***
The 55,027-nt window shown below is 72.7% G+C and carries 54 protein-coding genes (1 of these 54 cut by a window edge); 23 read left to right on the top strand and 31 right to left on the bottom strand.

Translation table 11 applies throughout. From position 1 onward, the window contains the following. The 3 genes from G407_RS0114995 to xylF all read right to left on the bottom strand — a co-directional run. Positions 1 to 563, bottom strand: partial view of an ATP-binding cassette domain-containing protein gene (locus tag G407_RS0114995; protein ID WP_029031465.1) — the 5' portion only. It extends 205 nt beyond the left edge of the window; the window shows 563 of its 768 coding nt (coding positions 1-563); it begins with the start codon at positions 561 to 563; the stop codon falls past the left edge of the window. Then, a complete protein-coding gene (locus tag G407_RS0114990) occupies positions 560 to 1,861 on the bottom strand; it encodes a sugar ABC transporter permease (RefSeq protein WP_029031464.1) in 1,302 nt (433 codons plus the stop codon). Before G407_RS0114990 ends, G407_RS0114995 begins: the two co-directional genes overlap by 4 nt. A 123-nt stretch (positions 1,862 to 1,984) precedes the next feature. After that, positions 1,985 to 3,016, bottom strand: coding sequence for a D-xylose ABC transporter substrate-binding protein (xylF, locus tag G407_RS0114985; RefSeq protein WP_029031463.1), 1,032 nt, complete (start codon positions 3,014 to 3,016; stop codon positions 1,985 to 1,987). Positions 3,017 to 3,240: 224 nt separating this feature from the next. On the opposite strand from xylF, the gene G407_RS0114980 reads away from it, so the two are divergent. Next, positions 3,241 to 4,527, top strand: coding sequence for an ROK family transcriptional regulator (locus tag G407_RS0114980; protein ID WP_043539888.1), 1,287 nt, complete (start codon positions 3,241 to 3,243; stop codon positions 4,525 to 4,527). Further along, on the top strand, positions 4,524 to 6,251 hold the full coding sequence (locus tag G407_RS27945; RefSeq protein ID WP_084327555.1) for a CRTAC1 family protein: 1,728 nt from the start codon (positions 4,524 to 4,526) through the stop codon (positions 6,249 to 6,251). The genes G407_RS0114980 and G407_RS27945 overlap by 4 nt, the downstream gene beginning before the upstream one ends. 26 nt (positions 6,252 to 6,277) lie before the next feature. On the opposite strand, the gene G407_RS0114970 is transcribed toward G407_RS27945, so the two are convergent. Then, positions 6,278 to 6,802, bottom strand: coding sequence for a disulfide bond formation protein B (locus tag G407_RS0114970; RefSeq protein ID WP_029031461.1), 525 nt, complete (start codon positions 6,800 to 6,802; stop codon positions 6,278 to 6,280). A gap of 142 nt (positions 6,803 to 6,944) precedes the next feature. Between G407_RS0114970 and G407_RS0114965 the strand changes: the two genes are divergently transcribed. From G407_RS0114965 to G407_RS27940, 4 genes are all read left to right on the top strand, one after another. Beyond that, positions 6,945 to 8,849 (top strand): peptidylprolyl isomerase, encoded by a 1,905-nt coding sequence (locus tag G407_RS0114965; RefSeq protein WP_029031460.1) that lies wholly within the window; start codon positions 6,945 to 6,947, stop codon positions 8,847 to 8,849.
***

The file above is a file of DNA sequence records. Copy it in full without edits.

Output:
The 55,027-nt window shown below is 72.7% G+C and carries 54 protein-coding genes (1 of these 54 cut by a window edge); 23 read left to right on the top strand and 31 right to left on the bottom strand.

Translation table 11 applies throughout. From position 1 onward, the window contains the following. The 3 genes from G407_RS0114995 to xylF all read right to left on the bottom strand — a co-directional run. Positions 1 to 563, bottom strand: partial view of an ATP-binding cassette domain-containing protein gene (locus tag G407_RS0114995; protein ID WP_029031465.1) — the 5' portion only. It extends 205 nt beyond the left edge of the window; the window shows 563 of its 768 coding nt (coding positions 1-563); it begins with the start codon at positions 561 to 563; the stop codon falls past the left edge of the window. Then, a complete protein-coding gene (locus tag G407_RS0114990) occupies positions 560 to 1,861 on the bottom strand; it encodes a sugar ABC transporter permease (RefSeq protein WP_029031464.1) in 1,302 nt (433 codons plus the stop codon). Before G407_RS0114990 ends, G407_RS0114995 begins: the two co-directional genes overlap by 4 nt. A 123-nt stretch (positions 1,862 to 1,984) precedes the next feature. After that, positions 1,985 to 3,016, bottom strand: coding sequence for a D-xylose ABC transporter substrate-binding protein (xylF, locus tag G407_RS0114985; RefSeq protein WP_029031463.1), 1,032 nt, complete (start codon positions 3,014 to 3,016; stop codon positions 1,985 to 1,987). Positions 3,017 to 3,240: 224 nt separating this feature from the next. On the opposite strand from xylF, the gene G407_RS0114980 reads away from it, so the two are divergent. Next, positions 3,241 to 4,527, top strand: coding sequence for an ROK family transcriptional regulator (locus tag G407_RS0114980; protein ID WP_043539888.1), 1,287 nt, complete (start codon positions 3,241 to 3,243; stop codon positions 4,525 to 4,527). Further along, on the top strand, positions 4,524 to 6,251 hold the full coding sequence (locus tag G407_RS27945; RefSeq protein ID WP_084327555.1) for a CRTAC1 family protein: 1,728 nt from the start codon (positions 4,524 to 4,526) through the stop codon (positions 6,249 to 6,251). The genes G407_RS0114980 and G407_RS27945 overlap by 4 nt, the downstream gene beginning before the upstream one ends. 26 nt (positions 6,252 to 6,277) lie before the next feature. On the opposite strand, the gene G407_RS0114970 is transcribed toward G407_RS27945, so the two are convergent. Then, positions 6,278 to 6,802, bottom strand: coding sequence for a disulfide bond formation protein B (locus tag G407_RS0114970; RefSeq protein ID WP_029031461.1), 525 nt, complete (start codon positions 6,800 to 6,802; stop codon positions 6,278 to 6,280). A gap of 142 nt (positions 6,803 to 6,944) precedes the next feature. Between G407_RS0114970 and G407_RS0114965 the strand changes: the two genes are divergently transcribed. From G407_RS0114965 to G407_RS27940, 4 genes are all read left to right on the top strand, one after another. Beyond that, positions 6,945 to 8,849 (top strand): peptidylprolyl isomerase, encoded by a 1,905-nt coding sequence (locus tag G407_RS0114965; RefSeq protein WP_029031460.1) that lies wholly within the window; start codon positions 6,945 to 6,947, stop codon positions 8,847 to 8,849.